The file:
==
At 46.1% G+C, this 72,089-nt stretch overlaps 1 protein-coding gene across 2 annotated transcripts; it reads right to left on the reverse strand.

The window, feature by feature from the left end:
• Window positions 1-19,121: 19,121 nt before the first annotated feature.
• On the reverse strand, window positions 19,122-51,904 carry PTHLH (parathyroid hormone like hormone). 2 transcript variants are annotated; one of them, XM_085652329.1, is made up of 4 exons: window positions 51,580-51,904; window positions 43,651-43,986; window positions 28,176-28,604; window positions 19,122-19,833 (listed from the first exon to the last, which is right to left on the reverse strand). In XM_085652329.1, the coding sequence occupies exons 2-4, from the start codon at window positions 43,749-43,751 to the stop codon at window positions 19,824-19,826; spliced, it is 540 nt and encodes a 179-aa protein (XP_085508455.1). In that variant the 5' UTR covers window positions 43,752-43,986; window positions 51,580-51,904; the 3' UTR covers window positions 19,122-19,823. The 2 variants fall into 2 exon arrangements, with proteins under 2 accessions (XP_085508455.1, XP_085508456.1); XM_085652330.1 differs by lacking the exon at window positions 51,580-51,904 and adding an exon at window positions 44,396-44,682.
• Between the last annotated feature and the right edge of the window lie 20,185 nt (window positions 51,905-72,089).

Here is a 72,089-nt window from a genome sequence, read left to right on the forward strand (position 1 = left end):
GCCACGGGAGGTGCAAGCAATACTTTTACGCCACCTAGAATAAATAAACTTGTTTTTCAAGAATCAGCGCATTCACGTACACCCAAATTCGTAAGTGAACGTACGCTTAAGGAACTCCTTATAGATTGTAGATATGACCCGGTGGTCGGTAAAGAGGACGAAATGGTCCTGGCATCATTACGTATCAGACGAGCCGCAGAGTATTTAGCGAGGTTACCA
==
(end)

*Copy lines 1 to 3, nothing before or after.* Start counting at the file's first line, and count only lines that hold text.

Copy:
At 46.1% G+C, this 72,089-nt stretch overlaps 1 protein-coding gene across 2 annotated transcripts; it reads right to left on the reverse strand.

The window, feature by feature from the left end:
• Window positions 1-19,121: 19,121 nt before the first annotated feature.